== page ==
Throughout Canada's history there have been episodes that, in the reflective light of subsequent generations, we recognize now as landmarks along the path to modern nationhood. Some have involved the relocation of people or boundaries, others concern our stature in the world. All stand out as moments when the course of Canada's development took a new direction.
Migration from France to Canada began as the 17th century opened. It proceeded by fits and starts, in response to varying circumstances in the homeland, and stopped suddenly and permanently almost exactly 150 years later (The French Origins of the Canadian Population, 1608-1759, Concise Plate 34 ). This was one of history's most distinctly circumscribed population movements. Virtually all persons of French heritage in Canada trace their roots to that period, and everyone who moved into the St Lawrence valley at that time had emigrated from France. Despite their rural style in New France, the graph shows that immigrants were as likely as not to have come from cities or towns in old France. The spatter of tiny dots on the main map shows that many left for the St Lawrence in ones and twos, and as the decades passed they came from further inland (three purple maps). But the marine regions of the north and west - most isolated and outward-looking - were the predominant places of origin, and homogeneity in New France was high. Exceptional numbers emigrated in the 1660s and 1750s (table), periods when New France was threatened by the English. In the earlier instance, the threat subsided and a properly founded colony took shape; in the latter case, the threat was a harbinger of war, and of eventual British authority. A century and a half of sporadic settling activity was enough to plant a French society in America, and then the pipeline was shut off.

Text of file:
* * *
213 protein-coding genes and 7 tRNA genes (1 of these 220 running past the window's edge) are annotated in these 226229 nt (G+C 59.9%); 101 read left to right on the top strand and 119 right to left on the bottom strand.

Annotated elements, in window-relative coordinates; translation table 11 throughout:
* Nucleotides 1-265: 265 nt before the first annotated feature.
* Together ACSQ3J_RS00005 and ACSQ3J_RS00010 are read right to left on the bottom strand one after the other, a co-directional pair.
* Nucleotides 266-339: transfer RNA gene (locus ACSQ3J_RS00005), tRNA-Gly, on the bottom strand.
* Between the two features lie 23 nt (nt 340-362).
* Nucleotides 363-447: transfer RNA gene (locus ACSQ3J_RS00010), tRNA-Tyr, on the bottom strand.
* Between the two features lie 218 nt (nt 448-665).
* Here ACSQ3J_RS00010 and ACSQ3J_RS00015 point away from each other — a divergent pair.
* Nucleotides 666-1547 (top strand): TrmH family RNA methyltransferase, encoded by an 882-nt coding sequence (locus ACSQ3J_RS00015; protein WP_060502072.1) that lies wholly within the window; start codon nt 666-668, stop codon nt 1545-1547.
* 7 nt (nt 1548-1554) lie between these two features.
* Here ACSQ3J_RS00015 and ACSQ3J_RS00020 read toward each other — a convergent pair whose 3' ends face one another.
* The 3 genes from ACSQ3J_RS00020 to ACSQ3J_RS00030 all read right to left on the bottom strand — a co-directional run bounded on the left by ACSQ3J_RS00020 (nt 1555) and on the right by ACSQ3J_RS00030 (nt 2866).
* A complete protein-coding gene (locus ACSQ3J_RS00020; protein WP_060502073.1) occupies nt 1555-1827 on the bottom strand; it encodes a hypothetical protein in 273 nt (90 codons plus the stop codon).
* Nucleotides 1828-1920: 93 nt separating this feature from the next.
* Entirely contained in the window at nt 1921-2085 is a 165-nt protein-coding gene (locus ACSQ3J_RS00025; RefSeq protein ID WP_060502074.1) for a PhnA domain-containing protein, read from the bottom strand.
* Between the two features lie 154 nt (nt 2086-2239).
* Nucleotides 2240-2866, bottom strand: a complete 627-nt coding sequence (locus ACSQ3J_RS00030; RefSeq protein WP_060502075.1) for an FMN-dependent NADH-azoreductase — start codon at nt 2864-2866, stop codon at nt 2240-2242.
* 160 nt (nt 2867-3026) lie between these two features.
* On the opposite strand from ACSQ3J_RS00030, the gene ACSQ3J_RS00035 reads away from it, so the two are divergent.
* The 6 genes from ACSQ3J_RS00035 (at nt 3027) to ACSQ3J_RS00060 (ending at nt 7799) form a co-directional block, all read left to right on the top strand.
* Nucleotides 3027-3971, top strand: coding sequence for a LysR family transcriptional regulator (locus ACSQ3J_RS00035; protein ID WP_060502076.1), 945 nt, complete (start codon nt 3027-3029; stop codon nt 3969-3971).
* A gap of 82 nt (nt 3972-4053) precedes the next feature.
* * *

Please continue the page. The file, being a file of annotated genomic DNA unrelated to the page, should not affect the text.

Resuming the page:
By the middle of the 18th century New France had grown into a crescent-shaped territory, arcing from Louisbourg, on Cape Breton Island, through the St Lawrence River valley, the Great Lakes, and the Mississippi River valley to New Orleans on the Gulf of Mexico. France's was an inland claim, and a provocative confinement of the British colonies on the East Coast, from Massachusetts southward. In this unstable situation, war inevitably erupted between these traditional enemy nations (The Seven Years' War, 1756-1763). The first action took place deep in the continent, in western New York and wilderness Pennsylvania, where the French troops successfully used guerrilla tactics and outmaneuvered the British at every opportunity (main map, blue stars). The survival and prosperity of New France depended on free passage overseas, however, and here British seapower was clearly supreme (red stars). The extent of French settlement (blue shading) was feeble in comparison with the rapid colonization of the British (pink shading), and the French claim to America could not long withstand British pressure. With the extinction of French power following the British conquest of the town of Quebec in 1759, British authority extended from Florida to the Arctic Islands and well inland. For tens of thousands of French people, life carried on as in a foreign country.
In Acadia - that part of New France that we speak of today as the Maritimes - the transfer from French to British authority proceeded very differently (Acadian Deportation and Return, 1750-1803). In 1750, several thousand people of French descent (map, upper left, purple circles) were living in what had become British land a generation before, and had been resolutely defying British authority. The stress mounted steadily through mid-century, and in 1755 Great Britain precipitated a refugee problem that would persist for half a century. British forces undertook the deportation - the scattering, more accurately - of French people from the Baie Franšaise (Bay of Fundy) to other English colonies as a means of breaking their resistance. Flowlines on the three buff-coloured maps depict a chaotic mixture of expulsion, escape, and relocation that continued for years throughout the Atlantic world. Many Acadians, or their descendants, eventually made their way back to the region, although seldom to precisely the same places (map, lower right). Henry W. Longfellow's epic poem 'Evangeline' recounts one couple's lifelong search for each other and the Acadian homeland they had lost.